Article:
LIT­TLE TO SHOW IN TRUMP’S ASIA TOUR

For all the pomp, ques­tions re­main on ac­tual progress, say an­a­lysts

New Straits Times - - World -

MANILA

UNITED States Pres­i­dent Don­ald Trump’s marathon Asian trip passed off with­out any ma­jor in­ci­dent, but for all the pomp and cer­e­mony thrown his way, an­a­lysts say the tour ended with lit­tle to show in the way of con­crete achieve­ments.

Re­gional lead­ers vied with each other dur­ing the five-na­tion sweep to fete a pres­i­dent known for his par­tial­ity to grand ges­tures of hon­our and re­spect.

And it clearly worked.

“It was red car­pet like no­body, I think, has prob­a­bly ever re­ceived,” Trump said.

In Tokyo, a golf­ing date with Ja­panese Prime Min­is­ter Shinzo Abe was fol­lowed by a gala din­ner.

In Bei­jing, he toured the For­bid­den City as part of an ex­trav­a­gant “state visit-plus”, which also in­cluded a per­for­mance of Pek­ing Opera.

In Seoul, South Korean Pres­i­dent Moon Jae-in gave a pres­i­den­tial toast in hon­our of a man who “is al­ready mak­ing Amer­ica great again”.

From Tokyo to here, via Seoul, Bei­jing, Danang and Hanoi, the 71-year-old pres­i­dent ham­mered out two pri­or­i­ties: in­creas­ing pres­sure on North Korea over its nu­clear weapons pro­gramme and push­ing for bet­ter ac­cess to Asian mar­kets for US com­pa­nies.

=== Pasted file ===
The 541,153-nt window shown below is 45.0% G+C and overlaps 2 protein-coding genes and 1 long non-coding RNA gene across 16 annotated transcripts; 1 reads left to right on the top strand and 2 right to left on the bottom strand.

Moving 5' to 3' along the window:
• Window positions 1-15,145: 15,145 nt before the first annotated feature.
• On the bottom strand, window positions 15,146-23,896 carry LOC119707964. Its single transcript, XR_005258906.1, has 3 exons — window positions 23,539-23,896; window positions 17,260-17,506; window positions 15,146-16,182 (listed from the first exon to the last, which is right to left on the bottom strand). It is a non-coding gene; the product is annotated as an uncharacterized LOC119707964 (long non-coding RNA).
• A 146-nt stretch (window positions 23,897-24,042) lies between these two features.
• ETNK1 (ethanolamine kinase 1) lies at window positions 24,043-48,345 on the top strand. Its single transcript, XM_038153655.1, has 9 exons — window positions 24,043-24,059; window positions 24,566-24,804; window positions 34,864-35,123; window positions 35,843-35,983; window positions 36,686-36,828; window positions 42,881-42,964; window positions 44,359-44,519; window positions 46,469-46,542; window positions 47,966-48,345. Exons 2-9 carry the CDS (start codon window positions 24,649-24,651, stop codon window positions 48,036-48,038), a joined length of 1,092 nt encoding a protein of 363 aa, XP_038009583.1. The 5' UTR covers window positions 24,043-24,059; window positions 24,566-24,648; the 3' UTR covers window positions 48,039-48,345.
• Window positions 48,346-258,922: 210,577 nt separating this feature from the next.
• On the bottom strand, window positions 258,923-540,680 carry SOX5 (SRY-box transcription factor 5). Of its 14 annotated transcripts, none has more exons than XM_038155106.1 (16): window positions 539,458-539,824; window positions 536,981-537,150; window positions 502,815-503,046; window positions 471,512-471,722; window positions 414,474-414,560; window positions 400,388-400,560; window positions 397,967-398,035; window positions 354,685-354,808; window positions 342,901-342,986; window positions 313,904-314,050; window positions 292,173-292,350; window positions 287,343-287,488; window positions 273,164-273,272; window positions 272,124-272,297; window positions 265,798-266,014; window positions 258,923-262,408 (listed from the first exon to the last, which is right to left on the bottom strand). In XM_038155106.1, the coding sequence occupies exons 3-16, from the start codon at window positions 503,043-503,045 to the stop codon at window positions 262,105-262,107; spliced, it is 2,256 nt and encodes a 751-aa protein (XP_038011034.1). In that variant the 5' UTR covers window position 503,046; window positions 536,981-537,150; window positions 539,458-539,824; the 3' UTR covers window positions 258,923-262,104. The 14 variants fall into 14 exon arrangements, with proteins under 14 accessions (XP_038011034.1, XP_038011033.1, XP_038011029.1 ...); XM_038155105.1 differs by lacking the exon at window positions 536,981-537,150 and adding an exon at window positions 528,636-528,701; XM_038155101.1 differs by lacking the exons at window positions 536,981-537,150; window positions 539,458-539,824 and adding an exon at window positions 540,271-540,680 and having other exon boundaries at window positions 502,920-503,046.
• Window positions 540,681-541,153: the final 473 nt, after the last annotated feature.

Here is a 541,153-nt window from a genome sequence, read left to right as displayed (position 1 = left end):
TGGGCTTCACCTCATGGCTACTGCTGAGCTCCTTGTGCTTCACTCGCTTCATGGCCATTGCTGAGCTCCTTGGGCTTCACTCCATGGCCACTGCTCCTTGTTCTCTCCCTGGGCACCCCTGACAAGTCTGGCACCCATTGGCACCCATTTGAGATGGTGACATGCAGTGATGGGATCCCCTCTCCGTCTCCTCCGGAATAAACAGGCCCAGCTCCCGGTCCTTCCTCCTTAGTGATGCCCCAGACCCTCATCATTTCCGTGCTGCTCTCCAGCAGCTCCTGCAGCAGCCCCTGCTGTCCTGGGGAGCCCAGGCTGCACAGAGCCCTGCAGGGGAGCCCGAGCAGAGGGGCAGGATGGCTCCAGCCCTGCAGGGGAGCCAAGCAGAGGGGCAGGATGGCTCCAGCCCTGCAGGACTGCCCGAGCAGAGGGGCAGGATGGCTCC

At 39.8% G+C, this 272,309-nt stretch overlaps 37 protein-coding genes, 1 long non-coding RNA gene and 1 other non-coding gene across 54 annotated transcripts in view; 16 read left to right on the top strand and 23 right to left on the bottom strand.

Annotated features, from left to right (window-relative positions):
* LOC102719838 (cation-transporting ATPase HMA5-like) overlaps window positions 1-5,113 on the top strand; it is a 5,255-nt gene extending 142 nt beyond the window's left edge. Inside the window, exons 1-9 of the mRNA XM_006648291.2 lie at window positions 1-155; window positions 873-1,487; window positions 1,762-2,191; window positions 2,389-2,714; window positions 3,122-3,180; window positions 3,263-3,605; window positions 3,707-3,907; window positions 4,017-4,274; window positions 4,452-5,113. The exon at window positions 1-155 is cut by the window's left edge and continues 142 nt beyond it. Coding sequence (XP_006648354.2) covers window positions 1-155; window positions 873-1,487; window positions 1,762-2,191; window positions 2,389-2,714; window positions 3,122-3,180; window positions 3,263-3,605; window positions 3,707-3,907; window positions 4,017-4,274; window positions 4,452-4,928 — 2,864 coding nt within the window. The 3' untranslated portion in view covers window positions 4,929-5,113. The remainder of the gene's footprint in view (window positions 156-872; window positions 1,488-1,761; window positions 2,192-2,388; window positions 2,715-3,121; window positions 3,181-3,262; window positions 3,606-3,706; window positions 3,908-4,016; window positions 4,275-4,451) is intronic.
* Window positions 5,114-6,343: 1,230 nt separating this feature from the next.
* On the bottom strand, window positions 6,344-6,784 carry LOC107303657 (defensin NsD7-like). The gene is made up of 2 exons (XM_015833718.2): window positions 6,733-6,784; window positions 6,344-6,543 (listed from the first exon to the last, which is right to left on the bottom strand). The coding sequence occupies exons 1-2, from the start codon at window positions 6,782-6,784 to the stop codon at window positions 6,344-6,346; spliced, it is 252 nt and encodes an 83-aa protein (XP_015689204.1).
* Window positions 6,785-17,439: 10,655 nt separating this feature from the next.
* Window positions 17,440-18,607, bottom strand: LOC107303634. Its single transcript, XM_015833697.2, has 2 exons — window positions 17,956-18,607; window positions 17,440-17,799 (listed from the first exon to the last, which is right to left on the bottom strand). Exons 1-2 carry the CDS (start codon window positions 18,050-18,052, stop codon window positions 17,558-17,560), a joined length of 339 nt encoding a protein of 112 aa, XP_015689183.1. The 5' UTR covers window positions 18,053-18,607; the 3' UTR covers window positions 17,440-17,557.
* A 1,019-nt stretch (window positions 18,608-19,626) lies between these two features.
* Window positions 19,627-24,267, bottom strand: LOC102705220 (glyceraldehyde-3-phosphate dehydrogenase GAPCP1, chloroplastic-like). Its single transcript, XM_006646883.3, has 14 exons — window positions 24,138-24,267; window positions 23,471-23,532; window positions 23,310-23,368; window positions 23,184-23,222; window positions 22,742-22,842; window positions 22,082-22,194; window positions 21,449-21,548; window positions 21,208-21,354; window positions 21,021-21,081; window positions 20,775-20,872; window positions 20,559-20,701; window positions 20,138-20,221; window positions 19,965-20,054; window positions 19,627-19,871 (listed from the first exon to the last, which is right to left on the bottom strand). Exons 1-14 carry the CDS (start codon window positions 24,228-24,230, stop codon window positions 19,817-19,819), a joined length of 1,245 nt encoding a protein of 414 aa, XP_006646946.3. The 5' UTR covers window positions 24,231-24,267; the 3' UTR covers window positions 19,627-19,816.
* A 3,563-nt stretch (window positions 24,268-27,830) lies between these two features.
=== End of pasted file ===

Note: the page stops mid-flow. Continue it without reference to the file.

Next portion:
But ques­tions re­main as to what progress he ac­tu­ally made on ei­ther is­sue.

“If you com­pare the be­fore and af­ter of Trump’s Asia tour, noth­ing has re­ally changed (on the is­sue of North Korea),” Go My­ong-hyun, an an­a­lyst at the Asean In­sti­tute for Pol­icy Stud­ies, a Seoul-based think tank, said.

“Trump pushed Chi­nese Pres­i­dent Xi Jin­ping to ex­ert more pres­sure on North Korea to aban­don its nu­clear am­bi­tions, but Bei­jing, is stick­ing to its stance of lim­ited sanc­tions.”

Some ex­perts note, how­ever, that the meet­ing be­tween the pres­i­dents pow­ers could bear fruit in the medium term.

On the is­sue of trade, it was also un­clear whether Trump, who has ac­cused his Demo­crat and Repub­li­can pre­de­ces­sors of hav­ing failed for decades on in­ter­na­tional deals, bagged any ma­jor wins.

Bei­jing said it would ease lim­its on for­eign own­er­ship in the fi­nan­cial sec­tor, but ob­sta­cles re­main.

Trump an­nounced US$250 bil­lion (RM1 tril­lion) worth of con­tracts with China, but many were non-bind­ing mem­o­ran­dums of un­der­stand­ing which will take years to bear fruit, if they ever do.

“These con­tracts are just a painkiller, mo­men­tary re­lief for China-US trade dis­putes,” saidCheng Xiaohe, as­so­ciate pro­fes­sor of In­ter­na­tional Re­la­tions at Ren­min Univer­sity in Bei­jing. AFP

Newspapers in English

Newspapers from Malaysia

© PressReader. All rights reserved.